By most standards, the increasing availability of life-saving antibiotics in the developing world is a good thing. But, around the globe, overuse of these drugs has created resistant strains of deadly bacteria — and they could be a greater threat in poorer nations than in richer ones, owing in part to a lack of regulation.
Such concerns come amid a stark warning from the World Health Organization (WHO) on 30 April (see go.nature.com/c2l7ry). The world, it says, is poised to enter a ‘post-antibiotic’ era. And in some places, that era has already arrived. In Nigeria, for instance, some studies suggest that as many as 88% of Staphylococcus aureus infections cannot be treated with methicillin — once a potent weapon against the microbe. The problem also seems to be particularly acute in the emerging economies known as the ‘BRIC’ states: Brazil, Russia, India and China, says Keith Klugman, an epidemiologist for the Bill & Melinda Gates Foundation in Seattle, Washington.
Up to 95% of adults in India and Pakistan carry bacteria that are resistant to β-lactam antibiotics — which include carbapenems, considered to be antibiotics of ‘last resort’ — according to research by Timothy Walsh, a medical microbiologist at Cardiff University, UK, that is due to be published in The Lancet. By comparison, only 10% of adults in the Queens area of New York carry such bacteria. The spread of resistance is “more than we could have imagined”, Walsh says.
And these are only the microbial threats that researchers know about. The WHO’s report — which includes the first ever global map of antibiotic resistance — notes that just 129 of 194 member countries provided any national data on drug resistance (see ‘Spreading scourge’). And only 22 of those had tracked all of the nine bacteria–antibiotic pairs that the agency names as the greatest threats to public health. That list includes S. aureus and methicillin, Escherichia coli and cephalosporins, and Klebsiella pneumoniae and carbapenems.
Such problems are compounded by a lack of new antimicrobial drugs in development. This is more than just a problem of future antibiotic supply: pharmaceutical companies’ clinical trials of antibiotics were once a valuable source of resistance data for public-health researchers, says Klugman. “Now that we live in a world where there are very few new antibiotics, there is almost none of that support.”
As a result, researchers do not know what factors have caused resistance to grow so rapidly in developing nations. For instance, it is not clear to what extent the rise of resistance has been spurred by the use of antibiotics for growth promotion in livestock, or by the release of antibiotics into wastewater by drug-manufacturers in countries such as India.
One likely culprit is a lack of sanitation. In many areas, wastewater from hospitals is poorly filtered, allowing the antibiotic-resistant bacteria that flourish there to escape into waterways. If people drink this contaminated water or practise poor hygiene, the bacteria can spread. “If you get increased antimicrobial use but don’t have the infrastructure for infection control, you’re setting yourself up for a tsunami of antibiotic resistance,” says Klugman.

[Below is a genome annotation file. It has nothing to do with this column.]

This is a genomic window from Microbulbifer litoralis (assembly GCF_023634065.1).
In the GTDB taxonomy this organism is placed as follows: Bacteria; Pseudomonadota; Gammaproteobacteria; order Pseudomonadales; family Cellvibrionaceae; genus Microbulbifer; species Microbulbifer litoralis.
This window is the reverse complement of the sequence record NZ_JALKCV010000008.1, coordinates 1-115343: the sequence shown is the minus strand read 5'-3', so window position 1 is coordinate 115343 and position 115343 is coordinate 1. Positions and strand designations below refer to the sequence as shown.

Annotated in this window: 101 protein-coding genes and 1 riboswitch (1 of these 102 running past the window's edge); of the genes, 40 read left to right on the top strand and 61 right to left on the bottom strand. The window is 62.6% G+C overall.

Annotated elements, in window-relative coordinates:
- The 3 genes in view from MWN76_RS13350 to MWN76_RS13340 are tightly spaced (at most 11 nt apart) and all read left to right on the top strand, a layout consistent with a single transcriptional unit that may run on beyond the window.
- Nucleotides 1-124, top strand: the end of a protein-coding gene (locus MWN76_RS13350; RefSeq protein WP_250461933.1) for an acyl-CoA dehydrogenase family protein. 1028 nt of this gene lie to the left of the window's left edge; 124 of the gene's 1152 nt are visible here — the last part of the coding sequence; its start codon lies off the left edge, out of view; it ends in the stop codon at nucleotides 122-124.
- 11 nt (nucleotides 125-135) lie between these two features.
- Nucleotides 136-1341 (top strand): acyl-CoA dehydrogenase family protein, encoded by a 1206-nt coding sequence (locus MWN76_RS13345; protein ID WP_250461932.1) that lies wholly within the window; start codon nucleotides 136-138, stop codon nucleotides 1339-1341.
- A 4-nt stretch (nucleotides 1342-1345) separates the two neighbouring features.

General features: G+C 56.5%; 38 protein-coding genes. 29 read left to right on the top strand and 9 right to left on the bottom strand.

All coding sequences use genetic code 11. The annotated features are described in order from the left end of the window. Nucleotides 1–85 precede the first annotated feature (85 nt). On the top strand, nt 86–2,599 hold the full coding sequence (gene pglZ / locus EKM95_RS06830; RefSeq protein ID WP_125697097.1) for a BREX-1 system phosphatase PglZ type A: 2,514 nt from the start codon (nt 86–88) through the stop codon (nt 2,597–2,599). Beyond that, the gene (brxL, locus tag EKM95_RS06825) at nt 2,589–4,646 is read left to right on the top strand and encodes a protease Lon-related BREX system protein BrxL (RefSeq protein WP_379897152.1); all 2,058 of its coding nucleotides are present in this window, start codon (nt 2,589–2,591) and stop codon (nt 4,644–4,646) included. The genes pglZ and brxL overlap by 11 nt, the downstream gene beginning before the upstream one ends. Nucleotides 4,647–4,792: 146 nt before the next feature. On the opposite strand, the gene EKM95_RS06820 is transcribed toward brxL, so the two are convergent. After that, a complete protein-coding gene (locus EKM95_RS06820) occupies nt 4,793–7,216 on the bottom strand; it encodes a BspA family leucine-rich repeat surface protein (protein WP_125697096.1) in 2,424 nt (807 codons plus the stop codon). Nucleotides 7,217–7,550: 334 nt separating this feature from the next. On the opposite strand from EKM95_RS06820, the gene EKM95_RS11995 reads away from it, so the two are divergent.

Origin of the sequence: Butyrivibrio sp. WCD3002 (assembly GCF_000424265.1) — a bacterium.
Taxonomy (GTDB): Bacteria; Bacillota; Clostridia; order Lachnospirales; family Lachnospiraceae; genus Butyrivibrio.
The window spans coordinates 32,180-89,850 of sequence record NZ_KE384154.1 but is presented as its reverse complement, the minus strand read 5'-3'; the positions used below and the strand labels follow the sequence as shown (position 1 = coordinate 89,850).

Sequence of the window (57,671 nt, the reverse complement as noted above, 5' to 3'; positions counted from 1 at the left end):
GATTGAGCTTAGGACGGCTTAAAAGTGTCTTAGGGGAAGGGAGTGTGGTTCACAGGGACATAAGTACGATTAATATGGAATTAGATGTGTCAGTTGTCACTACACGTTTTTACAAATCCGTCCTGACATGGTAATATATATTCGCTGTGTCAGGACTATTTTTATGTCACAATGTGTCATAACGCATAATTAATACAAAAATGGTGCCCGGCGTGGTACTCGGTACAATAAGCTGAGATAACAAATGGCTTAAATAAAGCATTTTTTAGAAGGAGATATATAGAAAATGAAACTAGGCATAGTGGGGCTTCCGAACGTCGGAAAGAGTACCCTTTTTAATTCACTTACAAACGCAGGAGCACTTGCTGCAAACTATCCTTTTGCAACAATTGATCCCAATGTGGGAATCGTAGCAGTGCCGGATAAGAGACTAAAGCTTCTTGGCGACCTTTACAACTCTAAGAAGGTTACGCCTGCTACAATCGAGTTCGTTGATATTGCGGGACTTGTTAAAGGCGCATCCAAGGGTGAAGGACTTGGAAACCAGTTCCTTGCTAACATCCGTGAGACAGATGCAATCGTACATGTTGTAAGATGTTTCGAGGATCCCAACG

Other problems include overprescribing or unregulated use of antibiotics. In China, for instance, hospitals and clinics receive financial incentives for prescribing, and antibiotics are overused as a result. Some countries allow pharmacies to sell antibiotics without prescription — and people buy them even for diseases that antibiotics cannot treat, such as malaria. “It’s essentially destroying a valuable resource,” says Ramanan Laxminarayan, the director of the Center for Disease Dynamics, Economics & Policy (CDDEP) in Washington DC. Yet insisting that antibiotics be prescribed by physicians in nations where poverty is rife and visits to a doctor are a luxury would mean denying many people drugs that they do need.
Meanwhile, in developed countries, inappropriate prescribing can be a problem if physicians bow to pressure from patients. Training pharmacists and educating the public on correct use of antibiotics could go a long way towards curbing resistance around the world, Laxminarayan says.
Solving these problems will require better monitoring of drug resistance, says Stuart Levy, a physician-scientist at Tufts University in Boston, Massachusetts, who heads the non-profit Alliance for the Prudent Use of Antibiotics. “You can’t just go in and scoop up a sample and get results of resistance and think that’s the country-wide resistance rate,” he says. The WHO report proposes a new global surveillance network, although it is not clear who would pay for it. Levy says that hospitals, non-governmental organizations and local communities could help to track antibiotic usage and test for resistance with inexpensive, readily available screens.
One thing is clear: new types of antibiotic, although sorely needed, cannot offer a solution on their own. They are likely to be expensive and unaffordable in the developing world. More importantly, says Sumanth Gandra, a CDDEP epidemiologist, it is all but inevitable that new drugs will eventually lose their potency, too. “We’ll continue the cycle unless we have new drugs and approach the way we use them differently,” says Gandra.
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